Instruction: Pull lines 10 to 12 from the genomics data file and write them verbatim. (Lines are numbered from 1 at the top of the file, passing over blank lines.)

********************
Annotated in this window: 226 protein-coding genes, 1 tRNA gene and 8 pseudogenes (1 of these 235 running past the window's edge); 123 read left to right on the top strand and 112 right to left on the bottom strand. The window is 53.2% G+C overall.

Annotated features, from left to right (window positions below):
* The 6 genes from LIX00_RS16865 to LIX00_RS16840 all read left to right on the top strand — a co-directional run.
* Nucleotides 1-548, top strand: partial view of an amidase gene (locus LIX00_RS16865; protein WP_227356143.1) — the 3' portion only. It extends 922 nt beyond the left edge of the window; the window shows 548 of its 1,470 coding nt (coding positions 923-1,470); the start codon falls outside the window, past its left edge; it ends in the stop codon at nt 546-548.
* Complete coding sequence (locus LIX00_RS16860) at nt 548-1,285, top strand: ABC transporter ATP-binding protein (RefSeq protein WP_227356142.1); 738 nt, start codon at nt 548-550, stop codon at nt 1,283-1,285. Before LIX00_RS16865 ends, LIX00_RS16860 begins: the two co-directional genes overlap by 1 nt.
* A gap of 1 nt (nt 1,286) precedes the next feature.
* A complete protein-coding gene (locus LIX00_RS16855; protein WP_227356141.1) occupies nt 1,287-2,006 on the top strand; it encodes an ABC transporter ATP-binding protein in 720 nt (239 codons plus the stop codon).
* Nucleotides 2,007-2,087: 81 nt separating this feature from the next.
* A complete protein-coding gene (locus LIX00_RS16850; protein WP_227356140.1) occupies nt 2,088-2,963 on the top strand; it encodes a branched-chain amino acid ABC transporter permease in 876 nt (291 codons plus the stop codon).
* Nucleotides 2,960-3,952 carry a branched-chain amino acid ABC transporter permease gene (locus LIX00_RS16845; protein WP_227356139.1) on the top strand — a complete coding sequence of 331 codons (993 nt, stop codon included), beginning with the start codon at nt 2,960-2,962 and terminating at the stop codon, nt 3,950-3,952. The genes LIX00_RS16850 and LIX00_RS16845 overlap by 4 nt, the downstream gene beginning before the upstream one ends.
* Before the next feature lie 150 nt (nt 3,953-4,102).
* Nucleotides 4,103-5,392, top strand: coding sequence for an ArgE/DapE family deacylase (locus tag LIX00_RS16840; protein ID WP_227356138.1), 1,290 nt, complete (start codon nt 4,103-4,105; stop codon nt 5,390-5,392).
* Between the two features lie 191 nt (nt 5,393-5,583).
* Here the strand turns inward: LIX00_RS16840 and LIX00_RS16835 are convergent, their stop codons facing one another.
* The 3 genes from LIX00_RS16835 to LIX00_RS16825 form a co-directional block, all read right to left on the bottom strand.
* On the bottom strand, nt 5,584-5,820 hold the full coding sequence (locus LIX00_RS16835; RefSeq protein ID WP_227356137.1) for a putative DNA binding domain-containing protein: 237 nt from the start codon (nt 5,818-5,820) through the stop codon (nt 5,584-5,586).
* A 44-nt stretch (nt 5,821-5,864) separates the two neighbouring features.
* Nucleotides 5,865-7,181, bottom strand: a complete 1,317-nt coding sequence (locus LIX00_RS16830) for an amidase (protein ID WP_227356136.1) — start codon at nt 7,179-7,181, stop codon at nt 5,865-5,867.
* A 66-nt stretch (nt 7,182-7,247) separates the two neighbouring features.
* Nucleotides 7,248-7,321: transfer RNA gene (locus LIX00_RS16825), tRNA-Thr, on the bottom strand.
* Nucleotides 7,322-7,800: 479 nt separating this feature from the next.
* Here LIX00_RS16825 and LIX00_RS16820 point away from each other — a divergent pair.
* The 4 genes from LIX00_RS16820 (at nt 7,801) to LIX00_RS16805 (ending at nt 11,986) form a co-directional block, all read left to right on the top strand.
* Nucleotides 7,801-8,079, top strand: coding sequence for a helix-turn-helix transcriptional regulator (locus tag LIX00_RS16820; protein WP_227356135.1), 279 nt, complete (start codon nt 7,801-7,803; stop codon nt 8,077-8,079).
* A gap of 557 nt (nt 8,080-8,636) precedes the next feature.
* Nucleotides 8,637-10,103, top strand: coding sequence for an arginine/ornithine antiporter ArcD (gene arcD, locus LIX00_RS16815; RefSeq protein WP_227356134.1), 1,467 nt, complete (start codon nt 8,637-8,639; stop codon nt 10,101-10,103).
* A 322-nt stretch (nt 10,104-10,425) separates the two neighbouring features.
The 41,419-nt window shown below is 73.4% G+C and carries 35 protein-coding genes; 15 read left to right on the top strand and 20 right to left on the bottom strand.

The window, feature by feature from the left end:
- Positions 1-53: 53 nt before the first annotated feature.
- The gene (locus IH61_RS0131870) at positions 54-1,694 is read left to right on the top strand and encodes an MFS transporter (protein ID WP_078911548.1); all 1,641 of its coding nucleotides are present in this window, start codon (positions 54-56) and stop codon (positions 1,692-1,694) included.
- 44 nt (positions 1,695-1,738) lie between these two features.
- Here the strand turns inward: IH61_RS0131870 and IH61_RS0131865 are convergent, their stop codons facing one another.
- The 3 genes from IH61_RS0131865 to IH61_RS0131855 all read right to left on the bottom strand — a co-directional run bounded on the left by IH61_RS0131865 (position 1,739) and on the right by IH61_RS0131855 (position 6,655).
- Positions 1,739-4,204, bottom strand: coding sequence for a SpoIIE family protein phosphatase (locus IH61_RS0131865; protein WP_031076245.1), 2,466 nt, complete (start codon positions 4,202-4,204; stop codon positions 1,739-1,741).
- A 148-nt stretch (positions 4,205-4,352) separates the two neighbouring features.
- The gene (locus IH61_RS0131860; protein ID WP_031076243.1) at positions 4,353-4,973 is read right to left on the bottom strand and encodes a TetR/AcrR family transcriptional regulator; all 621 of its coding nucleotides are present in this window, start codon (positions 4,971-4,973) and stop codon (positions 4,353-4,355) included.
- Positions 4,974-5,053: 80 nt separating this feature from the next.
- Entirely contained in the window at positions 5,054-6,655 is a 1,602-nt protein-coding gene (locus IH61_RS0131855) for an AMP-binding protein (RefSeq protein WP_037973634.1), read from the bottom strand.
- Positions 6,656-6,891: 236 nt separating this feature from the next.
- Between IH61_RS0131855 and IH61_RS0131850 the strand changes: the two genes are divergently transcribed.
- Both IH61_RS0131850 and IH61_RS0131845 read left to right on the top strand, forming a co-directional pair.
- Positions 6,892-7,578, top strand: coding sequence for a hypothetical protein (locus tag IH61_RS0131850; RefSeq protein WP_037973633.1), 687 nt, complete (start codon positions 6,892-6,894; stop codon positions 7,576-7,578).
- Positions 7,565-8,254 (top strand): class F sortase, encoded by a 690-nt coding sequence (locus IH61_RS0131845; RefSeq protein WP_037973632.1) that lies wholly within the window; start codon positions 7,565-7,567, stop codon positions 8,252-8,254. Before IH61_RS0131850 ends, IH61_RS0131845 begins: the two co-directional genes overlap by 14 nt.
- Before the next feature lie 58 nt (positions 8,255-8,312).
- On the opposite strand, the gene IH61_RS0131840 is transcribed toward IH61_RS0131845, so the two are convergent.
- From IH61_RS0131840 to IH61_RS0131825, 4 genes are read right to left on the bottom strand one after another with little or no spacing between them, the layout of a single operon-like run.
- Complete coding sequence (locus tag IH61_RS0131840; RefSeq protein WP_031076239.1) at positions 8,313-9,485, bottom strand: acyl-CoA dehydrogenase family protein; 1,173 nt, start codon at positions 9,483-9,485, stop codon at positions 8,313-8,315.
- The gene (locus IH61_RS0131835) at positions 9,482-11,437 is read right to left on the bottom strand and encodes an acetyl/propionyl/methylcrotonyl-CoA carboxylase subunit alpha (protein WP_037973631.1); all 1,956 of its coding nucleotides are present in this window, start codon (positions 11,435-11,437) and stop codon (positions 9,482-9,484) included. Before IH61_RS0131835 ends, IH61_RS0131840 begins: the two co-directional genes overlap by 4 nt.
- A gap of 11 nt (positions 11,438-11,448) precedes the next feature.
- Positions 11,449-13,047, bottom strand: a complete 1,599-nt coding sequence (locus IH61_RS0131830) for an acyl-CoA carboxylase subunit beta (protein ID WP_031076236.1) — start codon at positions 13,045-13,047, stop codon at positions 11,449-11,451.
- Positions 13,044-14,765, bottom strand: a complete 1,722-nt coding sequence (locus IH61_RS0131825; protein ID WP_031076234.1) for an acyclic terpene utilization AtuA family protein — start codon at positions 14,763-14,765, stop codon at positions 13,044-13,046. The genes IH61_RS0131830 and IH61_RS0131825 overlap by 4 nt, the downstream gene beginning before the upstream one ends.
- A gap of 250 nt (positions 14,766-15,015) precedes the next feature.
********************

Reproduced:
* Nucleotides 2,960-3,952 carry a branched-chain amino acid ABC transporter permease gene (locus LIX00_RS16845; protein WP_227356139.1) on the top strand — a complete coding sequence of 331 codons (993 nt, stop codon included), beginning with the start codon at nt 2,960-2,962 and terminating at the stop codon, nt 3,950-3,952. The genes LIX00_RS16850 and LIX00_RS16845 overlap by 4 nt, the downstream gene beginning before the upstream one ends.
* Before the next feature lie 150 nt (nt 3,953-4,102).
* Nucleotides 4,103-5,392, top strand: coding sequence for an ArgE/DapE family deacylase (locus tag LIX00_RS16840; protein ID WP_227356138.1), 1,290 nt, complete (start codon nt 4,103-4,105; stop codon nt 5,390-5,392).